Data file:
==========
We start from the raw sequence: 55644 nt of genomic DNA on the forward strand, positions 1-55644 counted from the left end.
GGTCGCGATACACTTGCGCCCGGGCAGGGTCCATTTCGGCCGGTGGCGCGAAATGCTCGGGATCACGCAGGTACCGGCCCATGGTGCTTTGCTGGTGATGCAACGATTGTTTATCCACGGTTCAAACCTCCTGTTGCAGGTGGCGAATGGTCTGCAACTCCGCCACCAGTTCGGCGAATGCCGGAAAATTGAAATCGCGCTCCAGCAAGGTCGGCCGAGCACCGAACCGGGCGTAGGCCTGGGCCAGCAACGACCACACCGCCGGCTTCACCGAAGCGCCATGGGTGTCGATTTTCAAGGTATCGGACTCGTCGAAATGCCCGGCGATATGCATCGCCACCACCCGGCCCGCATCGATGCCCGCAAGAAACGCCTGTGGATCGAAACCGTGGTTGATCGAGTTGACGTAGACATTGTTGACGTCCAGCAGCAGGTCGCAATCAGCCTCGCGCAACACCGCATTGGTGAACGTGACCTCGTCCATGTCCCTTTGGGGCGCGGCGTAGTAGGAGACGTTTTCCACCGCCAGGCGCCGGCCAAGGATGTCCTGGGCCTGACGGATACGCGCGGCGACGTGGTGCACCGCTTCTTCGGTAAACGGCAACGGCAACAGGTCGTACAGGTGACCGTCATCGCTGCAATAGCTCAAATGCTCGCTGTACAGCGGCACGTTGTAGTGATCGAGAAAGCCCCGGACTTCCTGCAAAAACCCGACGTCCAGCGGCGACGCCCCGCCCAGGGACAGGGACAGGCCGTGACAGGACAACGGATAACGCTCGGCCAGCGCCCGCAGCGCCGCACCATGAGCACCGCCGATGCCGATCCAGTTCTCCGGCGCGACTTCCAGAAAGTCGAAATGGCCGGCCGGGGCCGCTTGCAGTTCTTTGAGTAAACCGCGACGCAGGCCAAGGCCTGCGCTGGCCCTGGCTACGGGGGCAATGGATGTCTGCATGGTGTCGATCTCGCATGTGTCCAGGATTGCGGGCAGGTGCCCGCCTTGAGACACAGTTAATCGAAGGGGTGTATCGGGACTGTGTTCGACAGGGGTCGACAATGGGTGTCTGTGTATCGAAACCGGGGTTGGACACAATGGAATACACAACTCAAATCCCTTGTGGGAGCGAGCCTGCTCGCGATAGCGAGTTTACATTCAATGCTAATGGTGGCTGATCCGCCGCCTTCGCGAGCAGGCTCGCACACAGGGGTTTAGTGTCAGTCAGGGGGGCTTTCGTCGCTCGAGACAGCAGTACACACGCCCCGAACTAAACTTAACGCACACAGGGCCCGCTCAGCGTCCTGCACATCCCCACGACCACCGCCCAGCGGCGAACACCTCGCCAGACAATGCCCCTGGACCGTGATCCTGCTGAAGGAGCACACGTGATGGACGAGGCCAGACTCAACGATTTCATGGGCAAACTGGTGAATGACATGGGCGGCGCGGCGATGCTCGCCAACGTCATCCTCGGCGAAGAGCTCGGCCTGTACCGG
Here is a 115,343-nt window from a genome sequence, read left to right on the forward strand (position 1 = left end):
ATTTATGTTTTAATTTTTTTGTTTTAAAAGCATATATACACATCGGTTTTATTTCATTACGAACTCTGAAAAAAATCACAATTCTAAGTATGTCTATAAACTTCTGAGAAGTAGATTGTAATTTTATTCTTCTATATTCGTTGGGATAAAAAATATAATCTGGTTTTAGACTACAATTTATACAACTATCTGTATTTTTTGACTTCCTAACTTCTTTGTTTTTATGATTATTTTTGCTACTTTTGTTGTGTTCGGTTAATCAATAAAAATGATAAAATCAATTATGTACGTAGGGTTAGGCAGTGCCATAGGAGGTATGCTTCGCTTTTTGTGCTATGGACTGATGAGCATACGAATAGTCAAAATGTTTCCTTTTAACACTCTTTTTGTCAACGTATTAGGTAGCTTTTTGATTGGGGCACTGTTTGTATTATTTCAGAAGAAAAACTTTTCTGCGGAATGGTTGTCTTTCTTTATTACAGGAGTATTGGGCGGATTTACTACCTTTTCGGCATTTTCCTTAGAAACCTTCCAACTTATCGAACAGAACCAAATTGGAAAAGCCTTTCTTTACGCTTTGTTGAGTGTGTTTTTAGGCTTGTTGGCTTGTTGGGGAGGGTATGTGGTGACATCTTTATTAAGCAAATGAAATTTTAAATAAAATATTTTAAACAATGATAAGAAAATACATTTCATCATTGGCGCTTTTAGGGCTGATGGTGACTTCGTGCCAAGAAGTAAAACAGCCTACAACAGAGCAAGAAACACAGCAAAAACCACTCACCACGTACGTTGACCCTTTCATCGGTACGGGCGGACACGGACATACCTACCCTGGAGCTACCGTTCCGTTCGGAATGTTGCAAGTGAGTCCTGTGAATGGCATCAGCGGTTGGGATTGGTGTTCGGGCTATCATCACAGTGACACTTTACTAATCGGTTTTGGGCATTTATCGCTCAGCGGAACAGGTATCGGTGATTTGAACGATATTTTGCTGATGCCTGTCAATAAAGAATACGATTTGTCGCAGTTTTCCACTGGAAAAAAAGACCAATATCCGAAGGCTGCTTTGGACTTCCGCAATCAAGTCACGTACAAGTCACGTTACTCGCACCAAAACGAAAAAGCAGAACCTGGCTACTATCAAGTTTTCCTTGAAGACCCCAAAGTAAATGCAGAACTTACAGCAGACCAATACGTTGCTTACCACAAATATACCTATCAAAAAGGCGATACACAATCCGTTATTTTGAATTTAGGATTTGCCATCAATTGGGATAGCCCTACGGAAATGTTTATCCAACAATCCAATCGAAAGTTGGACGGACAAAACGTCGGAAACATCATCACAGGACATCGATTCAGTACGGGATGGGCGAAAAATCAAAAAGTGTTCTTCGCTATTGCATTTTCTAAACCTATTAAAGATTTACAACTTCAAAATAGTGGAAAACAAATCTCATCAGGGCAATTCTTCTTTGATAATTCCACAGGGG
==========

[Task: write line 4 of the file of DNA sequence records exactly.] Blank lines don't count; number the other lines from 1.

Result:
ATTTATGTTTTAATTTTTTTGTTTTAAAAGCATATATACACATCGGTTTTATTTCATTACGAACTCTGAAAAAAATCACAATTCTAAGTATGTCTATAAACTTCTGAGAAGTAGATTGTAATTTTATTCTTCTATATTCGTTGGGATAAAAAATATAATCTGGTTTTAGACTACAATTTATACAACTATCTGTATTTTTTGACTTCCTAACTTCTTTGTTTTTATGATTATTTTTGCTACTTTTGTTGTGTTCGGTTAATCAATAAAAATGATAAAATCAATTATGTACGTAGGGTTAGGCAGTGCCATAGGAGGTATGCTTCGCTTTTTGTGCTATGGACTGATGAGCATACGAATAGTCAAAATGTTTCCTTTTAACACTCTTTTTGTCAACGTATTAGGTAGCTTTTTGATTGGGGCACTGTTTGTATTATTTCAGAAGAAAAACTTTTCTGCGGAATGGTTGTCTTTCTTTATTACAGGAGTATTGGGCGGATTTACTACCTTTTCGGCATTTTCCTTAGAAACCTTCCAACTTATCGAACAGAACCAAATTGGAAAAGCCTTTCTTTACGCTTTGTTGAGTGTGTTTTTAGGCTTGTTGGCTTGTTGGGGAGGGTATGTGGTGACATCTTTATTAAGCAAATGAAATTTTAAATAAAATATTTTAAACAATGATAAGAAAATACATTTCATCATTGGCGCTTTTAGGGCTGATGGTGACTTCGTGCCAAGAAGTAAAACAGCCTACAACAGAGCAAGAAACACAGCAAAAACCACTCACCACGTACGTTGACCCTTTCATCGGTACGGGCGGACACGGACATACCTACCCTGGAGCTACCGTTCCGTTCGGAATGTTGCAAGTGAGTCCTGTGAATGGCATCAGCGGTTGGGATTGGTGTTCGGGCTATCATCACAGTGACACTTTACTAATCGGTTTTGGGCATTTATCGCTCAGCGGAACAGGTATCGGTGATTTGAACGATATTTTGCTGATGCCTGTCAATAAAGAATACGATTTGTCGCAGTTTTCCACTGGAAAAAAAGACCAATATCCGAAGGCTGCTTTGGACTTCCGCAATCAAGTCACGTACAAGTCACGTTACTCGCACCAAAACGAAAAAGCAGAACCTGGCTACTATCAAGTTTTCCTTGAAGACCCCAAAGTAAATGCAGAACTTACAGCAGACCAATACGTTGCTTACCACAAATATACCTATCAAAAAGGCGATACACAATCCGTTATTTTGAATTTAGGATTTGCCATCAATTGGGATAGCCCTACGGAAATGTTTATCCAACAATCCAATCGAAAGTTGGACGGACAAAACGTCGGAAACATCATCACAGGACATCGATTCAGTACGGGATGGGCGAAAAATCAAAAAGTGTTCTTCGCTATTGCATTTTCTAAACCTATTAAAGATTTACAACTTCAAAATAGTGGAAAACAAATCTCATCAGGGCAATTCTTCTTTGATAATTCCACAGGGG